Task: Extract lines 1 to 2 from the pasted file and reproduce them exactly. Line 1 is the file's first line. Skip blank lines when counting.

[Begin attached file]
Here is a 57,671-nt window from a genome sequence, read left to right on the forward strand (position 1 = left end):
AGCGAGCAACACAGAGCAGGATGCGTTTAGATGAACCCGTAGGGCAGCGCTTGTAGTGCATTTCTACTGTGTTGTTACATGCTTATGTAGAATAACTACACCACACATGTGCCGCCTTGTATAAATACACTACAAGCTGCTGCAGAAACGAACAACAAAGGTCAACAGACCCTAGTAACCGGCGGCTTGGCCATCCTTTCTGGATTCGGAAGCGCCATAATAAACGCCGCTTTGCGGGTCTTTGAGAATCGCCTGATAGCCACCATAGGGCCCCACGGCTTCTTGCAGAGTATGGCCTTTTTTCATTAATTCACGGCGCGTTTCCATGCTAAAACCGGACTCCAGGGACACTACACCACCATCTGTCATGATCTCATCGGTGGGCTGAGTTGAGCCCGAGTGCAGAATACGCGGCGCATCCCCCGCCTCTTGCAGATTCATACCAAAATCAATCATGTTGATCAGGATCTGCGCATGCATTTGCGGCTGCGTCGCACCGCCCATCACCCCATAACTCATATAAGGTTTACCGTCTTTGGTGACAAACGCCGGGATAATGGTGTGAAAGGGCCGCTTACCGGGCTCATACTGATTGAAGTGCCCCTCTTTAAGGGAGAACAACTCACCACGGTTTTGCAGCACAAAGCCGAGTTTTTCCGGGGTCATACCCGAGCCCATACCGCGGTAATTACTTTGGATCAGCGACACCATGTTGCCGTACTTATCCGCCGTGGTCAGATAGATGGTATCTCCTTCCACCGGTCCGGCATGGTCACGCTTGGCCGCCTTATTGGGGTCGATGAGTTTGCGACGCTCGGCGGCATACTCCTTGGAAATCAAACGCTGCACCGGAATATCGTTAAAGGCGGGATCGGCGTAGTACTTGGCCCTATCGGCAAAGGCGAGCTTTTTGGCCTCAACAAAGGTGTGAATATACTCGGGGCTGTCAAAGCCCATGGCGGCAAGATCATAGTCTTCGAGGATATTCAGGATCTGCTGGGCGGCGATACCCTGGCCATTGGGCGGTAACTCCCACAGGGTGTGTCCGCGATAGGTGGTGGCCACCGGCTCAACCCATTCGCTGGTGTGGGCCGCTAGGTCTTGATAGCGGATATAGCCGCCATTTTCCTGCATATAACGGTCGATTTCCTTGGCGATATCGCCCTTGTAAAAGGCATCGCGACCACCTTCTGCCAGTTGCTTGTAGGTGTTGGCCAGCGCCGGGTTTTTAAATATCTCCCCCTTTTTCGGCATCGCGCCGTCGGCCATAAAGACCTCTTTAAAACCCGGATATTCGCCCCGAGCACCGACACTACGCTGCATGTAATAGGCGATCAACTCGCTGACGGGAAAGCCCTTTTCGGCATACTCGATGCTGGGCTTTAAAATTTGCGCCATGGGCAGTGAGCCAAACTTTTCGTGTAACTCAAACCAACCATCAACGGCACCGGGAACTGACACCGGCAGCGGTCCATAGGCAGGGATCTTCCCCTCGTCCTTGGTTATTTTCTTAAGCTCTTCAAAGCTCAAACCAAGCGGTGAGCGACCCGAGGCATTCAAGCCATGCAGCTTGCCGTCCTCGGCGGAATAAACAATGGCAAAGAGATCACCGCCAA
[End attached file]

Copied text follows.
Here is a 57,671-nt window from a genome sequence, read left to right on the forward strand (position 1 = left end):
AGCGAGCAACACAGAGCAGGATGCGTTTAGATGAACCCGTAGGGCAGCGCTTGTAGTGCATTTCTACTGTGTTGTTACATGCTTATGTAGAATAACTACACCACACATGTGCCGCCTTGTATAAATACACTACAAGCTGCTGCAGAAACGAACAACAAAGGTCAACAGACCCTAGTAACCGGCGGCTTGGCCATCCTTTCTGGATTCGGAAGCGCCATAATAAACGCCGCTTTGCGGGTCTTTGAGAATCGCCTGATAGCCACCATAGGGCCCCACGGCTTCTTGCAGAGTATGGCCTTTTTTCATTAATTCACGGCGCGTTTCCATGCTAAAACCGGACTCCAGGGACACTACACCACCATCTGTCATGATCTCATCGGTGGGCTGAGTTGAGCCCGAGTGCAGAATACGCGGCGCATCCCCCGCCTCTTGCAGATTCATACCAAAATCAATCATGTTGATCAGGATCTGCGCATGCATTTGCGGCTGCGTCGCACCGCCCATCACCCCATAACTCATATAAGGTTTACCGTCTTTGGTGACAAACGCCGGGATAATGGTGTGAAAGGGCCGCTTACCGGGCTCATACTGATTGAAGTGCCCCTCTTTAAGGGAGAACAACTCACCACGGTTTTGCAGCACAAAGCCGAGTTTTTCCGGGGTCATACCCGAGCCCATACCGCGGTAATTACTTTGGATCAGCGACACCATGTTGCCGTACTTATCCGCCGTGGTCAGATAGATGGTATCTCCTTCCACCGGTCCGGCATGGTCACGCTTGGCCGCCTTATTGGGGTCGATGAGTTTGCGACGCTCGGCGGCATACTCCTTGGAAATCAAACGCTGCACCGGAATATCGTTAAAGGCGGGATCGGCGTAGTACTTGGCCCTATCGGCAAAGGCGAGCTTTTTGGCCTCAACAAAGGTGTGAATATACTCGGGGCTGTCAAAGCCCATGGCGGCAAGATCATAGTCTTCGAGGATATTCAGGATCTGCTGGGCGGCGATACCCTGGCCATTGGGCGGTAACTCCCACAGGGTGTGTCCGCGATAGGTGGTGGCCACCGGCTCAACCCATTCGCTGGTGTGGGCCGCTAGGTCTTGATAGCGGATATAGCCGCCATTTTCCTGCATATAACGGTCGATTTCCTTGGCGATATCGCCCTTGTAAAAGGCATCGCGACCACCTTCTGCCAGTTGCTTGTAGGTGTTGGCCAGCGCCGGGTTTTTAAATATCTCCCCCTTTTTCGGCATCGCGCCGTCGGCCATAAAGACCTCTTTAAAACCCGGATATTCGCCCCGAGCACCGACACTACGCTGCATGTAATAGGCGATCAACTCGCTGACGGGAAAGCCCTTTTCGGCATACTCGATGCTGGGCTTTAAAATTTGCGCCATGGGCAGTGAGCCAAACTTTTCGTGTAACTCAAACCAACCATCAACGGCACCGGGAACTGACACCGGCAGCGGTCCATAGGCAGGGATCTTCCCCTCGTCCTTGGTTATTTTCTTAAGCTCTTCAAAGCTCAAACCAAGCGGTGAGCGACCCGAGGCATTCAAGCCATGCAGCTTGCCGTCCTCGGCGGAATAAACAATGGCAAAGAGATCACCGCCAA